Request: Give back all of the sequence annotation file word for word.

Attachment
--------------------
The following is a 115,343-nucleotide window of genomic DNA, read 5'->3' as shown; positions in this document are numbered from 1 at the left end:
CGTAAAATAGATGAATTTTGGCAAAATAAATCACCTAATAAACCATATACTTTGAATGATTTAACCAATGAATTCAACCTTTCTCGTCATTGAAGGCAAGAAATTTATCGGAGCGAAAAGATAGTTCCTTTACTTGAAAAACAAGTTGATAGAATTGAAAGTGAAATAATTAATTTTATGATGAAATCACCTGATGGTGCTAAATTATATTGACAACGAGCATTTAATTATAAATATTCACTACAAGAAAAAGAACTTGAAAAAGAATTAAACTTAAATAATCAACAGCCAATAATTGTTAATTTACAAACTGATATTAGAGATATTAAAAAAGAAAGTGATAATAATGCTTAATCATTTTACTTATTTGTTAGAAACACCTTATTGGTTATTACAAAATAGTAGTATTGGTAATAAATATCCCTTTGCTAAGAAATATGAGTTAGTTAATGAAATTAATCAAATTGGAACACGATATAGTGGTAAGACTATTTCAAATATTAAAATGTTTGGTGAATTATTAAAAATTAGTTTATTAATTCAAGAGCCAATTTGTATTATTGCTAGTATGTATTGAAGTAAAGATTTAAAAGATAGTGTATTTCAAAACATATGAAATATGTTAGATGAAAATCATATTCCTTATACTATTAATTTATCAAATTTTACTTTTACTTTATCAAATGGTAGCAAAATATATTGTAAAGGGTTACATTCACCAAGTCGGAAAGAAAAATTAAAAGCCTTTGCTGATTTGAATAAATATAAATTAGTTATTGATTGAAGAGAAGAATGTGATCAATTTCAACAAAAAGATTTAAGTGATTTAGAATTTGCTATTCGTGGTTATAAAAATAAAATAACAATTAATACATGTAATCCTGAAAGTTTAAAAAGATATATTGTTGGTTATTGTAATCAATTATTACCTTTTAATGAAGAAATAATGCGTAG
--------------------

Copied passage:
The following is a 115,343-nucleotide window of genomic DNA, read 5'->3' as shown; positions in this document are numbered from 1 at the left end:
CGTAAAATAGATGAATTTTGGCAAAATAAATCACCTAATAAACCATATACTTTGAATGATTTAACCAATGAATTCAACCTTTCTCGTCATTGAAGGCAAGAAATTTATCGGAGCGAAAAGATAGTTCCTTTACTTGAAAAACAAGTTGATAGAATTGAAAGTGAAATAATTAATTTTATGATGAAATCACCTGATGGTGCTAAATTATATTGACAACGAGCATTTAATTATAAATATTCACTACAAGAAAAAGAACTTGAAAAAGAATTAAACTTAAATAATCAACAGCCAATAATTGTTAATTTACAAACTGATATTAGAGATATTAAAAAAGAAAGTGATAATAATGCTTAATCATTTTACTTATTTGTTAGAAACACCTTATTGGTTATTACAAAATAGTAGTATTGGTAATAAATATCCCTTTGCTAAGAAATATGAGTTAGTTAATGAAATTAATCAAATTGGAACACGATATAGTGGTAAGACTATTTCAAATATTAAAATGTTTGGTGAATTATTAAAAATTAGTTTATTAATTCAAGAGCCAATTTGTATTATTGCTAGTATGTATTGAAGTAAAGATTTAAAAGATAGTGTATTTCAAAACATATGAAATATGTTAGATGAAAATCATATTCCTTATACTATTAATTTATCAAATTTTACTTTTACTTTATCAAATGGTAGCAAAATATATTGTAAAGGGTTACATTCACCAAGTCGGAAAGAAAAATTAAAAGCCTTTGCTGATTTGAATAAATATAAATTAGTTATTGATTGAAGAGAAGAATGTGATCAATTTCAACAAAAAGATTTAAGTGATTTAGAATTTGCTATTCGTGGTTATAAAAATAAAATAACAATTAATACATGTAATCCTGAAAGTTTAAAAAGATATATTGTTGGTTATTGTAATCAATTATTACCTTTTAATGAAGAAATAATGCGTAG